Brazil gets $9.14 billion in airport auction ahead of World Cup, Olympics

SAO PAULO – The Brazilian government on Friday fetched $9.14 billion in an auction for 51 per cent stakes in the international airports of Rio de Janeiro and Belo Horizonte, cities that host next year’s World Cup soccer games.

The Civil Aeronautics Agency said the Aeroportos do Futuro consortium formed by Brazilian construction company Odebrecht and the Changi Airport Group that operates the Singapore airport presented the winning bid for Rio de Janeiro’s Antonio Carlos Jobim Airport at $8.3 billion. The minimum bid for the 25-year concession was $2.12 billion.

The Aerobrasil group formed by Brazilian construction company CCR and the operators of the Zurich and Munich airports paid $840 million for Belo Horizonte’s Confins airport. The minimum bid for the 30-year concession was $481 million.

Together, the two airports account for 14 per cent of Brazil’s passenger traffic, according to ANAC.

The auctions for both airports, held at the Sao Paulo Stock Exchange, are part of the government’s efforts to improve the country’s infrastructure ahead of the World Cup and the 2016 Olympic games to be held in Rio.

Improving airports plagued with bottlenecks, long lines and poor infrastructure was a key promise the government made in its winning bid to host the World Cup, during which hundreds of thousands of fans are expected to fly between the 12 cities where the matches will be held.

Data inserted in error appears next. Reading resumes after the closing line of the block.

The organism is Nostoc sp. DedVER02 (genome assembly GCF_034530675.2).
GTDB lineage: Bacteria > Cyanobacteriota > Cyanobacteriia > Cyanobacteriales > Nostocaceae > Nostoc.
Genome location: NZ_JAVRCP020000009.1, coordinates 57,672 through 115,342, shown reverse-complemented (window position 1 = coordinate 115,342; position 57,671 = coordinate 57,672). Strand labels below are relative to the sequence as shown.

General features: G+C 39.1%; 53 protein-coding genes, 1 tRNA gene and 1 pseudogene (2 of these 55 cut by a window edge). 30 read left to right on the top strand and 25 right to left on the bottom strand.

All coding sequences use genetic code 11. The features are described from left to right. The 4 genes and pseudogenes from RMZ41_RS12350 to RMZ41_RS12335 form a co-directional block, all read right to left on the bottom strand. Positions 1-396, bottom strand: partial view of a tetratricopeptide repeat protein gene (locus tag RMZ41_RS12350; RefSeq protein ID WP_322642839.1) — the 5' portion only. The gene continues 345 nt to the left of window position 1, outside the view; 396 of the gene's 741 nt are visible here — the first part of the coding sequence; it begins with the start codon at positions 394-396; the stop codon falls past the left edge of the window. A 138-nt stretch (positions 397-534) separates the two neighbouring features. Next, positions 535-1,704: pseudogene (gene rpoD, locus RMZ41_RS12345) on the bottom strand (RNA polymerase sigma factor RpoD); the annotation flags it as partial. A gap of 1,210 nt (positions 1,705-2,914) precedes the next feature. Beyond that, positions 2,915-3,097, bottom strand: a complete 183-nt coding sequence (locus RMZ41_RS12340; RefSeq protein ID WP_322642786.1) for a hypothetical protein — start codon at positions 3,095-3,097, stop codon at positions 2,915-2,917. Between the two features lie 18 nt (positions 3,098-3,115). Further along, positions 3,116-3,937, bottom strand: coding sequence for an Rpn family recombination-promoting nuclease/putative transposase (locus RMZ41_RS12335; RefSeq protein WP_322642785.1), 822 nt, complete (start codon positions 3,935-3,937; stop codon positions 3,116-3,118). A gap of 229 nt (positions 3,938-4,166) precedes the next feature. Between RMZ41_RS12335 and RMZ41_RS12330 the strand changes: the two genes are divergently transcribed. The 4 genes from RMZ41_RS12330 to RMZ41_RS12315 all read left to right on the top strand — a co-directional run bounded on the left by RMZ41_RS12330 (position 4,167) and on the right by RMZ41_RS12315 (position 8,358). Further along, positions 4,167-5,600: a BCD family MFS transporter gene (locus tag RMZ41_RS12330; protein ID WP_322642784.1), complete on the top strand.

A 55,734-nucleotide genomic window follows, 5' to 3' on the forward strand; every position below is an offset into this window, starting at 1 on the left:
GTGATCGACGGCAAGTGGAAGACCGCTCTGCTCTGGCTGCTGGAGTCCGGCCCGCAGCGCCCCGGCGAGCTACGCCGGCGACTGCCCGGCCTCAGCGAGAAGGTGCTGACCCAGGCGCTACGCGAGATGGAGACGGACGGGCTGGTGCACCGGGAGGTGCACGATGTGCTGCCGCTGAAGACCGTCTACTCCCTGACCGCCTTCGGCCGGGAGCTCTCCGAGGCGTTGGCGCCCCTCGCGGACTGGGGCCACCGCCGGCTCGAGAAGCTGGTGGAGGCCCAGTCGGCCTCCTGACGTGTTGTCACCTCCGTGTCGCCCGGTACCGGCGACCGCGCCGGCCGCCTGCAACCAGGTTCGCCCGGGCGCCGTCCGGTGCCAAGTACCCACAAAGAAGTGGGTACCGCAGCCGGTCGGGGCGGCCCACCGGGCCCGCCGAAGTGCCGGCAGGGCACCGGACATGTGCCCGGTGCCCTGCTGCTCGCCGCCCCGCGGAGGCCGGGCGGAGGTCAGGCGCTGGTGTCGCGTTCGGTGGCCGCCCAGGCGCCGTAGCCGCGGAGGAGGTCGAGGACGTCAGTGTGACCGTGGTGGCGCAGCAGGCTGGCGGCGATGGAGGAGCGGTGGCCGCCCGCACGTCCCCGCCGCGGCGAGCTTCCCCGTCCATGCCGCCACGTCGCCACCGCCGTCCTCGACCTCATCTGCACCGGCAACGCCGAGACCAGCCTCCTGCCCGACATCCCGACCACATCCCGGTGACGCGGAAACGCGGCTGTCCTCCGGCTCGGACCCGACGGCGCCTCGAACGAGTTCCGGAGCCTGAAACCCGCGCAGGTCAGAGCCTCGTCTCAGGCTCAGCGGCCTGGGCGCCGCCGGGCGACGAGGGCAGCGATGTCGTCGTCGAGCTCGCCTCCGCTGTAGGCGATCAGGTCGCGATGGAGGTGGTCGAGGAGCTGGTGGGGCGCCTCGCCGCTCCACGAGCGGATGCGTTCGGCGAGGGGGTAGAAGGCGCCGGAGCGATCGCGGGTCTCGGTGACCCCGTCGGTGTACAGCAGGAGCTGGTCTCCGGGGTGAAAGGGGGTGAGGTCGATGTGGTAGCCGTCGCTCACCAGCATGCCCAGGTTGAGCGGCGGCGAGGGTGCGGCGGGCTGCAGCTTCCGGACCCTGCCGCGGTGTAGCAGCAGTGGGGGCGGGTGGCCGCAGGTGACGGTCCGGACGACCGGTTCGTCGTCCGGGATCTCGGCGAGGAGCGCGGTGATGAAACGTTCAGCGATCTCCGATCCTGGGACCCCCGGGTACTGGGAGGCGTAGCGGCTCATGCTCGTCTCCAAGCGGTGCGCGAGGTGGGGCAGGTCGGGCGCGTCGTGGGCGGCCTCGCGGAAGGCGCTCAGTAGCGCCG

ANAC said the Aeroportos do Futuro consortium is expected to invest $2.1 billion to improve and expand installations at Rio’s international airport.

The Aerobrasil group is expected to invest $1.54 billion in the construction of a new terminal and runway at Confins.

Last year, the government privatized three airports including the nation’s busiest airport in Sao Paulo, along with those in the capital Brasilia and in the city of Campinas in Sao Paulo state. Together, they respond for 30 per cent of Brazil’s passenger traffic.

In August of 2011, the government auctioned the rights to build and operate an airport in the nation’s northeast near the city of Natal, which will host World Cup matches.

Infraero, the state-run agency that has long operated airports, retains a 49 per cent stake in all the privatized airports.